What's next: Procedurally, HSBC writes, the report will help inform discussions at the next round of high-level UN climate talks in Poland in December. "[I]t is hoped it will add to the sense of urgency in finalising the operational guidelines (rulebook) of the Paris Agreement in December."
4. A sobering weekend for a hot planet...
As mentioned earlier, there's been a burst of big climate news since our last edition, so let's continue...
Trend: Carbon dioxide emissions are on track to rise in 2018 for the second straight year following a plateau in 2014–2016, International Energy Agency director Fatih Birol tweeted yesterday.
- Why it matters: IEA's finding arrived as a UN science panel unveiled a major report concluding that large emissions cuts are needed in coming years to hold global warming to 1.5°C above preindustrial levels.
By the numbers: Per UN, staying within the 1.5°C target — a benchmark for avoiding far more severe consequences than are already occurring — means human-induced CO2 emissions must fall by 45% by 2030 and reach "net zero" by mid-century.
- The 45% cut is relative to 2010 levels, which in effect means even deeper reductions are needed.
The big picture: Separate analyses in recent months have shown that energy-related CO2 emissions — that is, the vast majority of global CO2 — ticked up again in 2017 after a multi-year plateau.
- IEA's new 2018 projection underscores how the global energy system is far, far off track from the gigantic and rapid transformation that the UN's deeply researched analysis calls needed to stay within the 1.5°C target.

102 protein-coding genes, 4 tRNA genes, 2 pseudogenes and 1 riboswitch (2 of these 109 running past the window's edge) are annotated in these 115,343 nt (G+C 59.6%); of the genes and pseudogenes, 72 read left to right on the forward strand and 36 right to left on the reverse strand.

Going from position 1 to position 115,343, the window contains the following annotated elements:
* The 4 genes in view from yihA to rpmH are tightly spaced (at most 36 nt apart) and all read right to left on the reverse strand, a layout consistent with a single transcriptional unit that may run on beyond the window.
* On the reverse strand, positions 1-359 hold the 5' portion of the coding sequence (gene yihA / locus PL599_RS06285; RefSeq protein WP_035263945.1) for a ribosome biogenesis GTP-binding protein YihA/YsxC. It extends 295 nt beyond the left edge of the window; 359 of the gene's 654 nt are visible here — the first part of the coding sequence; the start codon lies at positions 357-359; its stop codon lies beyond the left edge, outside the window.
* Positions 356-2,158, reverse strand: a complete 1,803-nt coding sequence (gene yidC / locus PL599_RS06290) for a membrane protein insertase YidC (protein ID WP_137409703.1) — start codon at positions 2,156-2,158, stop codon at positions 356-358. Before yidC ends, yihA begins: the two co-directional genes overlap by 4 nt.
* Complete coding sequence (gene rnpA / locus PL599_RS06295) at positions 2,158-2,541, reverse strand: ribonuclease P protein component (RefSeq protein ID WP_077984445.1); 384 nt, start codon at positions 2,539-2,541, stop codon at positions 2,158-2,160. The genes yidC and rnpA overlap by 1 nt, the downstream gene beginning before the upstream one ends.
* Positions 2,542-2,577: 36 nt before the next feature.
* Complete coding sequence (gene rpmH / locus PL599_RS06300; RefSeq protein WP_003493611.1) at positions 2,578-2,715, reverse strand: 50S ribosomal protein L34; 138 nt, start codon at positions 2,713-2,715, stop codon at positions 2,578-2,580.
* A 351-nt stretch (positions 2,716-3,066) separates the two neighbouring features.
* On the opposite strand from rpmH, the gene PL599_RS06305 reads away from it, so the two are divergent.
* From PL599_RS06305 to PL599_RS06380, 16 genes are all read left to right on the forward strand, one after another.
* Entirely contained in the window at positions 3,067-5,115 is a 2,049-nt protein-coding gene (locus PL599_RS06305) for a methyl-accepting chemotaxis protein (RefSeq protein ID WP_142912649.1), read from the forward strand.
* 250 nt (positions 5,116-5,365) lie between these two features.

Go deeper: On Sunday night, I wrote about how difficult and probably unlikely that level of transition will be.
5. ...and the massive stakes of 1.5 degrees
Axios' Andrew Freedman has what you need to know about the UN report on the predicted effects of 1.5°C of warming vs. higher levels. He writes...
The UN report warns that global warming can still be held to 1.5°C relative to preindustrial levels, but only if countries take "unprecedented" steps to rein in GHG emissions and change how we live.
Why it matters: Global warming will have far more severe consequences if temperatures are allowed to creep past 1.5°C, or 2.7°F, of warming, scientists concluded.
- They noted that there are already deadly impacts from the 1°C, or 1.8°F, of warming so far.
- These include more severe and longer lasting heat waves, more heavy precipitation events, and ocean warming that is killing many of the planet's coral reefs.
The special report was requested by world governments in 2018, following the adoption of the Paris Climate Agreement. That agreement calls for countries to limit global warming to "well below 2°C" of warming, relative to preindustrial levels, with an aspirational target of 1.5°C of warming.
The details: A team of 91 scientists from around the world reviewed over 6,000 studies and 42,000 peer review comments to produce this report.
- The report found that the effects of global warming are already being felt around the world, particularly by poor and vulnerable populations, and that these impacts will only grow.
- For nearly every global warming impact, from droughts to sea level rise, the report finds that adhering to just 1.5°C of warming would make a major, concrete difference for millions of people and hundreds, if not thousands, of species.
Go deeper: Read Andrew's full story in the Axios stream.
6. Lime vows carbon-neutral electric scooting
Lime announced Tuesday that all rides on its electric scooters and bikes worldwide will be "carbon neutral." It's the first part of a wider, newly announced initiative called "Lime Green."
Why it matters: There's growing attention to the environmental impact of shared mobility services — notably ride-hailing, but other forms as well — that are altering the shape of urban transit.
- Bike and scooter companies tout themselves as greener alternatives to cars, and steps to make up for the emissions from electricity used to charge the vehicles can help Lime make that case.